When John Brownlie arrived in Banda Aceh last October, he admits that he was filled with a deep sense of remorse over how little had been done to rebuild tsunami affected areas.
Brownlie had watched television footage of devastation the tsunami had caused and expected to see more progress 10 months on. But his first impression was of looking out to see the sand and debris dumped several hundreds of metres inland and whole kilometres of missing coastline.
'I was appalled at how little work had been done when I first got here - people are still living in tents even after a year.
You wonder why there isn't a better way of doing things.' Brownlie is working on a six month contract with Australian project management company Cardno ACIL. After a short Christmas break in back home in Shropshire, he has just returned for the second leg of his stay.
This time, he says there is optimism in the air.
'Things are definitely improving now. Every day I'm happier to see how much is happening.' Cardno ACIL is working for the Indonesian government's rehabilitation and reconstruction agency BRR, and Brownlie is now on the inside track understanding how the country is getting itself back on its feet again.
He is lead quality assurance advisor to BRR, ensuring that 945 projects are delivered to the highest possible standard through efficient procurement and planning. Projects are varied and include building new airports, providing electricity and water infrastructure and sourcing medical supplies and motorbikes.
Brownlie is an ex-Atkins engineer but for the last 14 years has worked abroad on projects such as the construction of army camps in Kosovo and an exhibition centre in Hong Kong.
He is also an active ICE Midlands member and secretary of the Civil Engineers' Club.
This is Brownlie's second job in Indonesia. The first involved building 33-storey tower blocks in Jakarta. His work with BRR has included setting up offices in the towns of Meulaboh, Tapaktuan and the city of Sinabang on Simeulue.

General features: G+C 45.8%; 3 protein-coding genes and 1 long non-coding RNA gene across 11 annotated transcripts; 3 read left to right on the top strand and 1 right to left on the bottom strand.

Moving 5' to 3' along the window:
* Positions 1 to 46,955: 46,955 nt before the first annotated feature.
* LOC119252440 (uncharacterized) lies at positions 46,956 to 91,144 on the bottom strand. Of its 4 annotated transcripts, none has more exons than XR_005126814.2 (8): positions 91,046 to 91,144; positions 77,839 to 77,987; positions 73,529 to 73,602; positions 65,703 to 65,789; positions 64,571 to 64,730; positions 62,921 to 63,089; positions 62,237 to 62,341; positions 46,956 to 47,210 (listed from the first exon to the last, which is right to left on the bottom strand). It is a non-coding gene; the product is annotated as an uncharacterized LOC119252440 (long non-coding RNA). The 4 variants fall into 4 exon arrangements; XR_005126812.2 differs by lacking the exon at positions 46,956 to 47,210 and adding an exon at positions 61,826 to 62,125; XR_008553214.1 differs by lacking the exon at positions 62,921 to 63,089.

'Part of my job is to train people to do things more efficiently - not to be the bullish ex-pat, but to urge them to work to a quicker programme, ' says Brownlie.
'There was a feeling [among the Indonesian people] that the rate of spending was slow and number of projects actually being delivered too few, so we're here to find ways of speeding up the process.' He adds that his role includes making sure that the projects are taken on by bona fide contractors.
The most common form of corruption arises from different companies offering identical tender returns which could mean that some are bogus.
Brownlie atly rejects these bids but this can leave him with just one valid tender, which is uncompetitive. This means he must put more work into some of the other tender offers which were initially non-compliant to bring them up to scratch.
For all this internal wrangling, he is pleased that reconstruction will be carried out by local contractors and suppliers to build up the country's engineering capacity.
'It might overload them in the short term, but in the long run they'll be in a better situation to maintain the schemes.' He adds enthusiastically that asphalt plant has been introduced to Simeulue and quarries are being constructed to provide aggregate for concrete, pointing to a longer term maintenance and renewal strategy for the country's infrastructure.